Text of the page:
Shelley Cohen is a founder and educator at Health Resources Unlimited, LLC, in Hohenwald, Tenn.
The author has disclosed that she has no financial relationships related to this article.
The word conflict can mean different things to different people. According to the Merriam-Webster dictionary, conflict is a struggle for power, property; strong disagreement between people, groups, and so on, that results in often angry argument; a difference that prevents agreement: disagreement between ideas, feelings, and so on. Ask any nurse manager to define conflict and he or she can provide you with a multitude of scenarios and examples that represent conflict in the healthcare workforce. Do any of the following seem familiar to you? Would you define these examples as conflict?
- For the third time this month, a day shift nurse is in your office complaining, “night shift never stocks supplies.” This employee also expresses, “they seem to get away with not doing a lot of the work just because they're willing to work nights.”
- A seasoned nurse, who's approached by a new hire he's preceptoring, tells the novice nurse to “figure it out yourself—that's how I had to learn.”
- At a staff meeting, discussion is ongoing related to a change in the admission policy. Tension is mounting and voices are now being raised expressing, “registration staff always get their way, our opinion never seems to count for anything. Why even bother talking about this anymore?”
As a novice leader, staff members will typically sit back and await your response to all conflict. There's no magic wand to wave to ensure there's never any conflict, and we don't necessarily want it all to go away. As leaders, we learn that these encounters can stimulate staff members to challenge the status quo and engage in exchanging ideas. However, a common unrealistic expectation many managers have of staff members is that they can resolve conflict without any guidance, ground rules, or support. Unfortunately, conflict resolution techniques for the workplace aren't commonly taught in nursing school, leaving staff members to resort to what's comfortable for them. When conflict does arise, many staff members use the same unsuccessful approaches they reach for in their personal lives. These methods may range from avoidance to body language or verbal responses that display unprofessional behaviors.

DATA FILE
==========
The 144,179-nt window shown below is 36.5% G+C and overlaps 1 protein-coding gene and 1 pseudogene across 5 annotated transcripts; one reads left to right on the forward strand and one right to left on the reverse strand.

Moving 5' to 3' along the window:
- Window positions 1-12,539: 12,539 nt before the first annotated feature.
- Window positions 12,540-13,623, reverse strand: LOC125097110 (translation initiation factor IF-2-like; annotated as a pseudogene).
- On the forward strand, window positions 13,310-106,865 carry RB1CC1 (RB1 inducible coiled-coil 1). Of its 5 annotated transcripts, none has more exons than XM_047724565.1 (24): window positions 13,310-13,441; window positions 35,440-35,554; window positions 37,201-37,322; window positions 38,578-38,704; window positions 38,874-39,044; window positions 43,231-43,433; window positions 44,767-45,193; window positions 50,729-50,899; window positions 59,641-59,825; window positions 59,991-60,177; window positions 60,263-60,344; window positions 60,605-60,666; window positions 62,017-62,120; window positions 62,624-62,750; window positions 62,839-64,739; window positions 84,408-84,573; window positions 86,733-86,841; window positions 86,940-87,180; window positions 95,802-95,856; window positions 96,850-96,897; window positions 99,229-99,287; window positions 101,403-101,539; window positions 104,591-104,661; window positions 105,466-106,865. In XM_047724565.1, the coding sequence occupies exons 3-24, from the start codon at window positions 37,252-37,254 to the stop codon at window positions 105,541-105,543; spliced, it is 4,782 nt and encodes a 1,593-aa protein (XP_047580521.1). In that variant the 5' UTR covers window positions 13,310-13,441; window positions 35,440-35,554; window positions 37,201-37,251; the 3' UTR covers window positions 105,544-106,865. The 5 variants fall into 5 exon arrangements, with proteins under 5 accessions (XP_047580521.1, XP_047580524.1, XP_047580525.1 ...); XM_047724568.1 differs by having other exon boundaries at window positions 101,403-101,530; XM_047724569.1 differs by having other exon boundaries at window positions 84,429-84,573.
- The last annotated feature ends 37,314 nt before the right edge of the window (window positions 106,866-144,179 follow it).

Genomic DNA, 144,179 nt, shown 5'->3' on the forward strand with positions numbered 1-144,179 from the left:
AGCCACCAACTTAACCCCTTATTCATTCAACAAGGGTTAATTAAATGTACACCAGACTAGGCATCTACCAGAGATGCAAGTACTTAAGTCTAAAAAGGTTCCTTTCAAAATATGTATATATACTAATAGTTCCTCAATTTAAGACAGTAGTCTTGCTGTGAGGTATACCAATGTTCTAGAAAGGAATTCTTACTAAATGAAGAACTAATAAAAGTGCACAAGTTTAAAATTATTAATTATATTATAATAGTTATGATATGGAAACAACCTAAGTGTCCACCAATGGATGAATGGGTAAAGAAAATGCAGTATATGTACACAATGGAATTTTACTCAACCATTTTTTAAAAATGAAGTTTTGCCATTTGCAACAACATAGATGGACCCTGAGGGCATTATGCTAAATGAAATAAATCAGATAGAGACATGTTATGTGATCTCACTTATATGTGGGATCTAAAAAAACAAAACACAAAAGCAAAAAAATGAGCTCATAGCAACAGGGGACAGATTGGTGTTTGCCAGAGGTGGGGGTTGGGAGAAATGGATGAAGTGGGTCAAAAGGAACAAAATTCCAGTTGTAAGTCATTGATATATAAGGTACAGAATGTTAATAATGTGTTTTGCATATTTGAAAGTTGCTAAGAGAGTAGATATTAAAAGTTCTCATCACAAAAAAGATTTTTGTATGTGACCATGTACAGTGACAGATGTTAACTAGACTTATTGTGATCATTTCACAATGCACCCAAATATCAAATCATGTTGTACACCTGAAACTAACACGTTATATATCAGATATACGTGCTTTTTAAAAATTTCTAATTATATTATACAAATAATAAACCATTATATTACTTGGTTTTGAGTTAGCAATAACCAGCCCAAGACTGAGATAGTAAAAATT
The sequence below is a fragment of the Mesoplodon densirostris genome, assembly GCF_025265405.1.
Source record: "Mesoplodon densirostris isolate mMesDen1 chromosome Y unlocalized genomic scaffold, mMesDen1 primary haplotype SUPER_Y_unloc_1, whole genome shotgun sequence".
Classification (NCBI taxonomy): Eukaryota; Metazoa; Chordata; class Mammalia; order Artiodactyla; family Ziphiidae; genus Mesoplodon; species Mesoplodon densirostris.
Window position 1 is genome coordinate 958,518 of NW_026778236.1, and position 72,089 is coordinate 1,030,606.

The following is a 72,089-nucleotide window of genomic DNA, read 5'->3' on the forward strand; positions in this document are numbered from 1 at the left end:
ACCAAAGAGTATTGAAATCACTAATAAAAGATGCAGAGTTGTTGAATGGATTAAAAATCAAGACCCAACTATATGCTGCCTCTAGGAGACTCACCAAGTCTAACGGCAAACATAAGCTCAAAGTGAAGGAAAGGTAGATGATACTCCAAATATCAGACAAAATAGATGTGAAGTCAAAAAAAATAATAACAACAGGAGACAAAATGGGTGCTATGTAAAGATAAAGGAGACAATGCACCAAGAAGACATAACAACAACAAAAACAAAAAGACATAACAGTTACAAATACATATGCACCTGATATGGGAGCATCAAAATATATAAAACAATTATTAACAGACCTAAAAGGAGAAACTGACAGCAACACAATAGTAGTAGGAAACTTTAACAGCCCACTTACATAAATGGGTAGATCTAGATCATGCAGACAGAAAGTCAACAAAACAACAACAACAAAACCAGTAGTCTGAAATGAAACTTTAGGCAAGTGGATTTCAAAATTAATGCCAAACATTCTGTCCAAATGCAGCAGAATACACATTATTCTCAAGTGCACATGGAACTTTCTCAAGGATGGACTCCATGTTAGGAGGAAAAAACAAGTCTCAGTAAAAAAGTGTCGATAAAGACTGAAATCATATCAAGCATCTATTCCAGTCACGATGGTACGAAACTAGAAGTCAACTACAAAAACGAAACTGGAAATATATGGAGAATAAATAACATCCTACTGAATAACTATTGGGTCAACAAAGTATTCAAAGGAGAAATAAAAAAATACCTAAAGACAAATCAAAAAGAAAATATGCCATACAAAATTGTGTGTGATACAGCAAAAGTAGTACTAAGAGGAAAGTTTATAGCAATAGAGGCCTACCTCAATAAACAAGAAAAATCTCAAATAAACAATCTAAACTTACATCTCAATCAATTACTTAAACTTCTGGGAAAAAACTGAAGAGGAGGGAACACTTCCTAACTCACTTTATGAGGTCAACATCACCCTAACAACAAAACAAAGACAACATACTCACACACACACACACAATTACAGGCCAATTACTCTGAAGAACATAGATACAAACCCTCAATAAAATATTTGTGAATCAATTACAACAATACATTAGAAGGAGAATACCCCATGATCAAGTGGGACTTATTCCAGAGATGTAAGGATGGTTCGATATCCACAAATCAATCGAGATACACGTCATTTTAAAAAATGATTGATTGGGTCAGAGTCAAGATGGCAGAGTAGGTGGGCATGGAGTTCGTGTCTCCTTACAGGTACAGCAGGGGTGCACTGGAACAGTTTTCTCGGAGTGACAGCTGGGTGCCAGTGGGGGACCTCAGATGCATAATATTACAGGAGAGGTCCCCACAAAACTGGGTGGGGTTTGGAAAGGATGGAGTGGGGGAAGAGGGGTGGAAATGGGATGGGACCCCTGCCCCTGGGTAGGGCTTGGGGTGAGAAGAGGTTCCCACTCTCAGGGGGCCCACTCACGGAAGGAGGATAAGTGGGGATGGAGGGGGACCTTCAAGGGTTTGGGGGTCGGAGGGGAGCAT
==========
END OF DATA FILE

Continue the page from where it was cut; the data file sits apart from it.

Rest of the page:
Leaders need to encourage conflict resolution that shifts from a culture of avoidance or inappropriate resolution methods to scenarios that mentor professionalism, personal growth, and respect. In addition, individual managers must be willing to self-evaluate their own approaches, expectations, and methods to resolve conflict when it arises. You can begin this process by reviewing Table 1. As the leader, it's imperative to recognize the knowledge gap staff members have related to conflict and appropriate communication skills/techniques necessary to resolve it. The opportunity to enhance these skills can be presented through the Strong Foundation's Self-Assessment Test for Conflict Management (see supplemental content on the Nursing Management website and iPad app) or by placing the topic of conflict on your next meeting agenda. Ask staff members to answer the following question: How do we handle conflict around here? Encourage discussion and conclude with examples of constructive methods and techniques for confronting and resolving conflict.
Don't keep them guessing
As a new leader, staff members shouldn't have to guess what you expect from them—it should be clearly defined and in writing. Whether it's expectations related to policy compliance, attendance, or managing conflict, it's essential that you specifically communicate your requirements to staff members.
In the area of conflict, written ground rules become the foundation of this communication and are equal in importance to written policies, procedures, and so on. You can build this groundwork by involving staff members in determining acceptable and unacceptable behaviors. A key to the success of these rules is a commitment from yourself and staff members to no longer use the term “attitude.” It can't be defined in writing, it's nebulous, and, therefore, not appropriate when describing or discussing performance concerns. Consider replacing the word attitude with “unacceptable behavior,” which is easily defined, described, and clearly denotes what needs to be changed by that person.